the Blog

Short news items and site announcements.

Pitching to the swing state, Ohio

Having noticed a theme in fact check coverage centering on presidential challenger Mitt Romney’s claims questioning of President Obama’s saving of the auto companies, I planned a commentary article to present my case. Before I typed the first word, Hans Bader of the Competitive Enterprise Institute largely beat me to it.  Though Bader puts his focus on inconsistent reporting by…
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Romney wrong about Jeeps to China?

Editor’s note:  A different version of this post was originally published on Oct. 31 but was subsequently lost.   The Romney ad about Chrysler building Jeeps in China is apparently the fact check topic of the week. Here’s the ad:     The ad makes a number of claims. GM lost 15,000 workers.  China gained 15,000 workers through GM.  And…
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When fact checkers make things up

We have an example from yesterday of a fact checker doing something a fact checker should not do. PolitiFact, the popular fact checking site associated with the Tampa Bay Times newspaper, cherry-picked a definition and ruled on a politician’s statement based on that cherry picking. PolitiFact’s mistake occurs as it checks a claim from Republican senate candidate Linda McMahon.  McMahon’s…
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PolitiFact obfuscates on President Obama’s Rose Garden speech

Earlier today I read a fine fact check by Glenn Kessler of President Obama’s claims about Libya from the second presidential debate.  And a few minutes ago I read the PolitiFact version. PolitiFact:   Some have parsed Obama’s remarks and argued he didn’t say the Benghazi attack was specifically an act of terror. However, given the overall context of his…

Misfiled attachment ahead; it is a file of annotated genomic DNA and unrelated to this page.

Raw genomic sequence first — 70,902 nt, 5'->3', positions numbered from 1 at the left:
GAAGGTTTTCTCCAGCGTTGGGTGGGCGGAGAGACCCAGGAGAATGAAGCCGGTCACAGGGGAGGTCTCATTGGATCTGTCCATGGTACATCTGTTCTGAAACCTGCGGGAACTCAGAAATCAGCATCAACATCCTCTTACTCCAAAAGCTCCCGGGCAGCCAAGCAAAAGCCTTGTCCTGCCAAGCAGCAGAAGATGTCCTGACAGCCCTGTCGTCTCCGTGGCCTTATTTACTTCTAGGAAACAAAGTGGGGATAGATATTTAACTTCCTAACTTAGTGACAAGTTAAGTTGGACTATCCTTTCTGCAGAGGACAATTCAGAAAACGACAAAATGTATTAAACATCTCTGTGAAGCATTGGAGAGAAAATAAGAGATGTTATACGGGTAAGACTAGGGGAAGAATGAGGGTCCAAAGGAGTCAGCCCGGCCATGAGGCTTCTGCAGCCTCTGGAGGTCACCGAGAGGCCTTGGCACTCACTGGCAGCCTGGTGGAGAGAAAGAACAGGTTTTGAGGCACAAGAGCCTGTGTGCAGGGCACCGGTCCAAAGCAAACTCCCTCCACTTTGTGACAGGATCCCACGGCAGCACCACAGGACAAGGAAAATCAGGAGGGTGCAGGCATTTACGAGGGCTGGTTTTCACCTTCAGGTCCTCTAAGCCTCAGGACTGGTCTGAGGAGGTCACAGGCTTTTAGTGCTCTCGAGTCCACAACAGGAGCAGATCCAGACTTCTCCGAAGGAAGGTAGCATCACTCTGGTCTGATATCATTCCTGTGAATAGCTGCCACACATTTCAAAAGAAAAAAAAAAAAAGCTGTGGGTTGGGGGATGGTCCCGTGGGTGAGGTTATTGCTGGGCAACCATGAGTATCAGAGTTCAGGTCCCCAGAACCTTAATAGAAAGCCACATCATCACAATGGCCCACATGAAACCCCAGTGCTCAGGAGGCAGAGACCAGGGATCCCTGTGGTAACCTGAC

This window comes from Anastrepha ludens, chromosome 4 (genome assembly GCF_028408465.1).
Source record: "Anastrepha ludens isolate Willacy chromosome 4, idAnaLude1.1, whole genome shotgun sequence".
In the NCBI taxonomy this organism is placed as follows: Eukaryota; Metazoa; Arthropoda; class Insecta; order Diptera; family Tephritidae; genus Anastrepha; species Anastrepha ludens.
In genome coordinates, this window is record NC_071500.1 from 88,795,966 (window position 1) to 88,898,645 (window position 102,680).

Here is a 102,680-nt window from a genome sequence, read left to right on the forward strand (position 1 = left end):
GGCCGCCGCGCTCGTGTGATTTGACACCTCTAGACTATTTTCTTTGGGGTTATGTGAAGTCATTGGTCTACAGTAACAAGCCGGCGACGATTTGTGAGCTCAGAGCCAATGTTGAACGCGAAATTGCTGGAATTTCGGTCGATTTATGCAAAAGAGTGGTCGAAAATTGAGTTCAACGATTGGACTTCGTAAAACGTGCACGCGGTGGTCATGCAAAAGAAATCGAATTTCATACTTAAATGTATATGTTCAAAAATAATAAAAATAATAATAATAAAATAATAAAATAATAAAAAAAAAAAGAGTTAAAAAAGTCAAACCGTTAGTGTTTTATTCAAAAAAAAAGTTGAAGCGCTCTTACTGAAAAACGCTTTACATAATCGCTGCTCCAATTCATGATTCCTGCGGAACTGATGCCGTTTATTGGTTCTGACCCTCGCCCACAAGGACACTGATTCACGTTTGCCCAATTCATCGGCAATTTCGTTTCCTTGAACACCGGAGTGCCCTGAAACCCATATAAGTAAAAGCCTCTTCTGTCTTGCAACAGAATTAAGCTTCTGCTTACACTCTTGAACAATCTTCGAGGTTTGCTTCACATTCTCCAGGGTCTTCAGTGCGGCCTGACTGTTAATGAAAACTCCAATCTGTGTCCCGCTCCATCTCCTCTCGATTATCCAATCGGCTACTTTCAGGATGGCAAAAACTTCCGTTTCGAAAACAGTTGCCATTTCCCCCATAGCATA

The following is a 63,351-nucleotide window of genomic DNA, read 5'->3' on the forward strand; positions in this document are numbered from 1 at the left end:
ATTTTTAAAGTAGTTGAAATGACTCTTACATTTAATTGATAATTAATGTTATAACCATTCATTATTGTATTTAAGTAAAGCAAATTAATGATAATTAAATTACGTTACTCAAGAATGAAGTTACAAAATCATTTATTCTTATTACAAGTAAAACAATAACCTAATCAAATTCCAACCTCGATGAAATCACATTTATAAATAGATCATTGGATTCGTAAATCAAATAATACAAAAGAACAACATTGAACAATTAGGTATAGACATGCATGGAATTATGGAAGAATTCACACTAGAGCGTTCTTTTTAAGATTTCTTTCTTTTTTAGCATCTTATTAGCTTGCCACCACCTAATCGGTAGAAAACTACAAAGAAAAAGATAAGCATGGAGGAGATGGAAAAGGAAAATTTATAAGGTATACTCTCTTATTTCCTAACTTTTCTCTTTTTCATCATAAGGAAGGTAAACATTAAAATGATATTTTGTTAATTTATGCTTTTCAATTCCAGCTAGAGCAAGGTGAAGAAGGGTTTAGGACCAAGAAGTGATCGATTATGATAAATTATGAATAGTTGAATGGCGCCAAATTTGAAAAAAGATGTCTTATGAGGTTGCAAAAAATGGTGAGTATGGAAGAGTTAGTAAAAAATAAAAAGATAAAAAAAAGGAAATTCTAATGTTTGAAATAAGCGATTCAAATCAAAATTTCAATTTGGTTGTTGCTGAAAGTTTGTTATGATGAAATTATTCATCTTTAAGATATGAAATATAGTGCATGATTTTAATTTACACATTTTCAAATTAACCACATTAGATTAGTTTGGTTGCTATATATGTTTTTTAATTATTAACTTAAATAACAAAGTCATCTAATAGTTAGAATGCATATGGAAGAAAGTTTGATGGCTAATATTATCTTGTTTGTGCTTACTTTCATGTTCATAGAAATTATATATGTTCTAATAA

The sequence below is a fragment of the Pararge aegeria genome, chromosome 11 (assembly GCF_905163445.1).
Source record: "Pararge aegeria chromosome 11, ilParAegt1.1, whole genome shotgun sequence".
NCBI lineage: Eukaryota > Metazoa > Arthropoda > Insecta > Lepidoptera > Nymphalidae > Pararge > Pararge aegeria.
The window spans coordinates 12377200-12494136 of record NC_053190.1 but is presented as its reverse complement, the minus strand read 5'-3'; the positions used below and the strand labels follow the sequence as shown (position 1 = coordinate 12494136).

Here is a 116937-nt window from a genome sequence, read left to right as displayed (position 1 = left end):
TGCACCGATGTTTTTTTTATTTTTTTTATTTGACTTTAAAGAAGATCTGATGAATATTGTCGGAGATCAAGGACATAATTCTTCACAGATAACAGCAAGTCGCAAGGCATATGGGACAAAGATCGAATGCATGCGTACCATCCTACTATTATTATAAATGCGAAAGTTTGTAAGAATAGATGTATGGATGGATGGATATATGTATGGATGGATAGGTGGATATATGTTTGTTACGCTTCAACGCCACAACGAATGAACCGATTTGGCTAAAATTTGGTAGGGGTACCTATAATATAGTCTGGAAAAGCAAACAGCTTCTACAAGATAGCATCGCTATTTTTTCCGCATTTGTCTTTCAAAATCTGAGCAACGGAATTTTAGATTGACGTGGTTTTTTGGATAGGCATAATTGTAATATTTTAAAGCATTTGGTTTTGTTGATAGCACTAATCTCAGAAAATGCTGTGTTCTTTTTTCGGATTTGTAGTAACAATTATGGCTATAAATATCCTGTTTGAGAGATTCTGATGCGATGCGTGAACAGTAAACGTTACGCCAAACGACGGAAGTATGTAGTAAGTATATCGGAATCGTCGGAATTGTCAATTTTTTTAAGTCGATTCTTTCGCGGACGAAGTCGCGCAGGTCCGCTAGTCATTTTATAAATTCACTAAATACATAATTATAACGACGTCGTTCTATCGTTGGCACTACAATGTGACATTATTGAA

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The Tennessean “fact check” skimps on context

Our fact check of Paul Ryan’s charge that the Obama administration called Syrian ruler Bashar Assad a “reformer” nearly carried a bonus critique of PolitiFact’s reporting of the context. The problem?  The mainstream press appears to downplay the force of the Syrian crackdown prior to Clinton’s infamous statement on “Meet the Press.”  The Tennessean provides perhaps the best example so…
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About the reference style

References for this site represent a modified MLA style. Wherever possible we will use references available on the Web.  MLA Style requires no listing of a URL under ordinary circumstances, which works fine because we’re providing hyperlinks through the title of the reference.  We omit the indentations beyond the first line of the reference because the WordPress interface makes achieving…
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October update

The vice presidential debate is in the books.  We’ve got one fact check project in the works from the Biden-Ryan debate, but the research on the project has brought to the fore the need for a standardized reference style. Once that’s ironed out it will streamline the publishing process on projects that feature journal-style references that also happen to be…
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